Thu, 26 May 22

The No Surprises Act is Working, Texas Can Learn from the New Law

By Blake Hutson

Today it was announced that since the No Surprises Act went into effect at the beginning of the year, Americans haveavoided more than 2 million surprise bills. The law protects patients from most surprise medical bills and removes them from the middle of negotiations between providers and insurers when it comes to disputes on what should be paid. That’s the good news.

The bad news is that buried in the text of the new federal law is a provision that allows for the state to apply a different way for resolving billing disputes, and in Texas, that’s  driving up the cost of health care for many businesses and families.

A little history here helps. Surprise medical bills happen when patients don’t have the opportunity to select their provider, like in an emergency, and providers charge patientsout-of-network pricesfor services rendered—which are higher than rates negotiated by insurers with in-network providers. Providers would then send a “balance bill” of the difference to the patients, often for thousands of dollars.

“Out-of-network care delivered in situations that patients cannot reasonably avoid is fairly common,” the Brookings Institution notes. That’s where the surprise comes in.

Private equity firms bought up these practices—especially in Texas—and exploited the market failure,raising pricesandthreatening patient safety

Texas was ground zero for surprise billing prior to new protections and had a higher rate of out–of-network care than other states. In 2019, the Texas Legislaturepassed a law(SB 1264) designed to curtail surprise medical bills, by removing patients from billing disputes between insurers and providers. But the new law, which went into effect on Jan. 1, 2020, really only applied to those private plans regulated by the state—meaning that only about 16% of Texansbenefited.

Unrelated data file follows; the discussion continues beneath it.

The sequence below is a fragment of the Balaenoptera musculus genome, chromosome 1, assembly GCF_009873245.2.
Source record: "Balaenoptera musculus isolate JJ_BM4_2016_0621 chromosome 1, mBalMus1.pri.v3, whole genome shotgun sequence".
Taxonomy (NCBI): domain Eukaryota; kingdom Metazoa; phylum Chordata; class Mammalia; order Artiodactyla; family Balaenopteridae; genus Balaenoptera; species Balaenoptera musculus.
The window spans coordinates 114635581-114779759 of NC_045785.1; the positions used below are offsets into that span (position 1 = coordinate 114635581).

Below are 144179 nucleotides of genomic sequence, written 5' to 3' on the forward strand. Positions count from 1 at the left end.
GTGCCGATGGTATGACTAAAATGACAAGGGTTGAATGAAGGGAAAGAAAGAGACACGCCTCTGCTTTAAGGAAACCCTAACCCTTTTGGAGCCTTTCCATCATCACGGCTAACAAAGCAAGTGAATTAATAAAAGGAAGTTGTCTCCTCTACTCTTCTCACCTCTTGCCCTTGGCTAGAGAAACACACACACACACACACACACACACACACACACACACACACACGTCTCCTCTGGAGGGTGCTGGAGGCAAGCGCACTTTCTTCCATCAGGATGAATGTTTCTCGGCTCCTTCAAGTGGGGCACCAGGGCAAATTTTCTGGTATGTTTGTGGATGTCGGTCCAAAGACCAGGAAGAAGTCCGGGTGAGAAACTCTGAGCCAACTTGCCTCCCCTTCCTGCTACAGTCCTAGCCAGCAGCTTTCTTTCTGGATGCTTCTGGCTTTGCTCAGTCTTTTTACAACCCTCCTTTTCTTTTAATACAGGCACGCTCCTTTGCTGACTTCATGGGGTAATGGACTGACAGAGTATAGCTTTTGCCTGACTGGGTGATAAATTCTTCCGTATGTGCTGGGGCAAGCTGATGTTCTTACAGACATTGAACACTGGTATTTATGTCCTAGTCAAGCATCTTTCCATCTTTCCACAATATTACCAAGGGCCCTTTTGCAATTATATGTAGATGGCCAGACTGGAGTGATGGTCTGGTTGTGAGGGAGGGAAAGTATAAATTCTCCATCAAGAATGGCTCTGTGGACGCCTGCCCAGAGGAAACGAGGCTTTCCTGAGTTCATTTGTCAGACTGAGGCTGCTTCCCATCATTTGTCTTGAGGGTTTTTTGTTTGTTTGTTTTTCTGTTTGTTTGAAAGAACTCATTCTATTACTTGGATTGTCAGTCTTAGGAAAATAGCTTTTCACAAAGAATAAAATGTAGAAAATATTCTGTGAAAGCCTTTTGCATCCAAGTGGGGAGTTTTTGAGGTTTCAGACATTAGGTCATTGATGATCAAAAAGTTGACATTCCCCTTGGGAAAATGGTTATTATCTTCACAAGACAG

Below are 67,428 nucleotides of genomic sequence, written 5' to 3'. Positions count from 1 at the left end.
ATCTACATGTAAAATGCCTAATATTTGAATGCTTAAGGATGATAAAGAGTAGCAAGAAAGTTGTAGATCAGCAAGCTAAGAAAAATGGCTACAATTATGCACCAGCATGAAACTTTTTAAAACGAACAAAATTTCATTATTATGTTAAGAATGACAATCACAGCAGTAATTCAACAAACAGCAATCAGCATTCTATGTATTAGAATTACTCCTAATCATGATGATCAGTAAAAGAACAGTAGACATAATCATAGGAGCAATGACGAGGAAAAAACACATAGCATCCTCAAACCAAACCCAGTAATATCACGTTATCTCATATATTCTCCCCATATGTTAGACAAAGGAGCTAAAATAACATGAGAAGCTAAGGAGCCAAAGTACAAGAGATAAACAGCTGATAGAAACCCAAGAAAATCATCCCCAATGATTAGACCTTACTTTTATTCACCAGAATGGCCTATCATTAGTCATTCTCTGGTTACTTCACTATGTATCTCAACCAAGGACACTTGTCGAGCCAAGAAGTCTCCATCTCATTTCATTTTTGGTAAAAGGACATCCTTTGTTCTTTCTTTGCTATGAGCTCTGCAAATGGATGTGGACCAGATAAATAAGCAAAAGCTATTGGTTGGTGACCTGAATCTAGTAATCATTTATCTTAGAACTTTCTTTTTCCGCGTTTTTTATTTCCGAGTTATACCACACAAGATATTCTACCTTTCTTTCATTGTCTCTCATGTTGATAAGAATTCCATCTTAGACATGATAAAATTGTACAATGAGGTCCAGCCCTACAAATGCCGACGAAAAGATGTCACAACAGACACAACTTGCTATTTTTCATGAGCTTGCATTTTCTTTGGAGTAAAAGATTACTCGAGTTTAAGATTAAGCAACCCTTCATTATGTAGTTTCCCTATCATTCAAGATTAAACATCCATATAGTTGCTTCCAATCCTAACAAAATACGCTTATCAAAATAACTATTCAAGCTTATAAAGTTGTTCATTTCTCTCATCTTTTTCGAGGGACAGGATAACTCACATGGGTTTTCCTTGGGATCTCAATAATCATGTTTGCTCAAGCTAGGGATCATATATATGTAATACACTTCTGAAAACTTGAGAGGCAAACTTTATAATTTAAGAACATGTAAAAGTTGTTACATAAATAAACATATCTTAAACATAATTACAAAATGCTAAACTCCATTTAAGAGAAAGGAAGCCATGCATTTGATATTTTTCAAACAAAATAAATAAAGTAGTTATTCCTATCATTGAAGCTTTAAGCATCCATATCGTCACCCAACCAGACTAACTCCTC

Next, Congress stepped in with theNo Surprises Act of 2021, which extends similar protections to the rest of the U.S but benefits from the experience with laws in Texas and other states. The No Surprises Act was an improvement on the Texas law in that it made the process of settling disputed bills between insurers and providers fairer and ultimately more affordable for patients.According to the Congressional Budget Office,the new law will “reduce commercial insurance premiums by between 0.5% and 1%, saving taxpayers $17 billion over ten years and saving consumers about twice that much between reduced premiums and cost-sharing.”

One thing the No Surprises Act did was outlaw the use of “billed charges” as a baseline for arbitration—for most states. As the Brookings Institution’s Christen Linke Youngpoints out, “Billed charges are effectively just made up.” That’s whyemployer coalitions, unions, patient and consumer groups, health policy experts, say billed charges are a bad measure that drive up the cost of health care for everyone.

While we wait for the courts and federal agencies to sort out the final rules for the implementation of the No Surprises Act, Texas should reconsider the clear Congressional prohibition on utilizing these billed charges in the dispute resolution process. Texas is one of just a few states that still must consider billed charges—at the 80th percentile level—because of the precedence of existing state law. And those billed charges have been skyrocketing. In the four-year time frame leading up to the Texas law,the 80th percentile of billed charges almost doubled (from 700% to 1,200%) and was significantly higher than the rest of the country. 

Texas lawmakers should amend our surprise billing law so that the arbitration process does not require consideration of billed charges.

Texas should also adopt policies that encourage informal settlement instead of expensive arbitration (an arbitrator in each case can cost $1,000 to $3,000). 

Also, the No Surprise Act included a 90-day “cooling off” period between requests for arbitration. This creates an opportunity for arbitration decisions to result in new in-network agreements. Texas currently has no limits, which coupled with the high number of arbitration requests each year, ultimately increases insurance costs for employers and families. Texas should adopt the No Surprise Act 90-day cooling-off period.

Avoiding millions of surprise bills is a good first step. Now Texans need solutions that both protect patients from surprise bills and rein in health care costs and premiums. Texas lawmakers can provide those solutions by strengthening protections against surprise billing.

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